The Silent Butler is nothing more than a conversation opener; I have other thoughts in my head as I look back at familial chaos of the Koerner kind.
The Silent Butler is something I cannot get rid of. It matches the aluminum trays we have from the fifties. We got one from my mom and one from Mary Kay’s mom and have purchased a few others as we find them to be very practical and clearly, very light.
I have not yet figured out a real practical use for it. As a kid, this was to be found in the Recreation Room of our fifties house, a linoleum tiled, sometimes cold room that until the end of the previous millennium, was pretty dry. Before we sold that house, I had repainted its walls with hydraulic paint to seal it completely.
I used to take marbles and roll them around in it as well as on the nearby Duncan Phyfe oval coffee table with a rim and a piece of glass. Suffice it to say, I am just a weird character.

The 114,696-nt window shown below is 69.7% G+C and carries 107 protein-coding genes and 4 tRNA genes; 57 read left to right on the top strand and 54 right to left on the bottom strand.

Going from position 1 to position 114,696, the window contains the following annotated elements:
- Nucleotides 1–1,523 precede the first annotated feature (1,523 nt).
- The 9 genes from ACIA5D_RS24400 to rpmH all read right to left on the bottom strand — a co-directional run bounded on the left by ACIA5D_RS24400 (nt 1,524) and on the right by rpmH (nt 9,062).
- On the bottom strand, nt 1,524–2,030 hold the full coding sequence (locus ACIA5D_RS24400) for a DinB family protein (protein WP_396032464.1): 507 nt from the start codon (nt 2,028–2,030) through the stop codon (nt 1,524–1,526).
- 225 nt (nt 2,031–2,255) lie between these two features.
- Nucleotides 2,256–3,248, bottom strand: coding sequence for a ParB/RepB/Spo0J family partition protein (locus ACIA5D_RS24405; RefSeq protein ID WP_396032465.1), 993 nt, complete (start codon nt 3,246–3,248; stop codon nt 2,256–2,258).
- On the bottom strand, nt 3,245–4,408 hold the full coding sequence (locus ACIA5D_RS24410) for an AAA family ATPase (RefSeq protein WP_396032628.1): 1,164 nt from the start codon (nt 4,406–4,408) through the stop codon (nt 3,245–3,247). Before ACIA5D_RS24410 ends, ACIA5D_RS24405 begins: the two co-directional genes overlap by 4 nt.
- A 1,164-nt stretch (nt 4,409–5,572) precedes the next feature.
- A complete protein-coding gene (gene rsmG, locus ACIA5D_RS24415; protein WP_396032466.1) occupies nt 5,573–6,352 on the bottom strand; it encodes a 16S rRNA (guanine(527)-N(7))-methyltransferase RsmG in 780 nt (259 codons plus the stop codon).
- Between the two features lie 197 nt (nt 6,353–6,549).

Now, on to the chaos, since that was a major part of the day. We had three grandkids and were at the end of a two day snow accumulation. That meant that the phone was ringing all the time for MK in her role as spokesperson and conduit for our son’s snow removal business. I shoveled our driveway and our son plowed in the morning, left the control of it to our chef-real estate-jack of all trades, younger son, and went with his mother-in-law to have one of the plates surgically removed from his badly broken wrist (from a year ago). That contributed to an extremely crazy day, one in which we were on pins and needles from one of our own going under the knife and in which we needed to take care of dinner and get him and the kids home and his kids to bed after his delivery to our house.
We survived. I even managed to help out our friend, Randy Casey, with his choral work in which his charges were singing in French. We Skyped. How I pulled this off with a granddaughter in my lap is beyond my comprehension!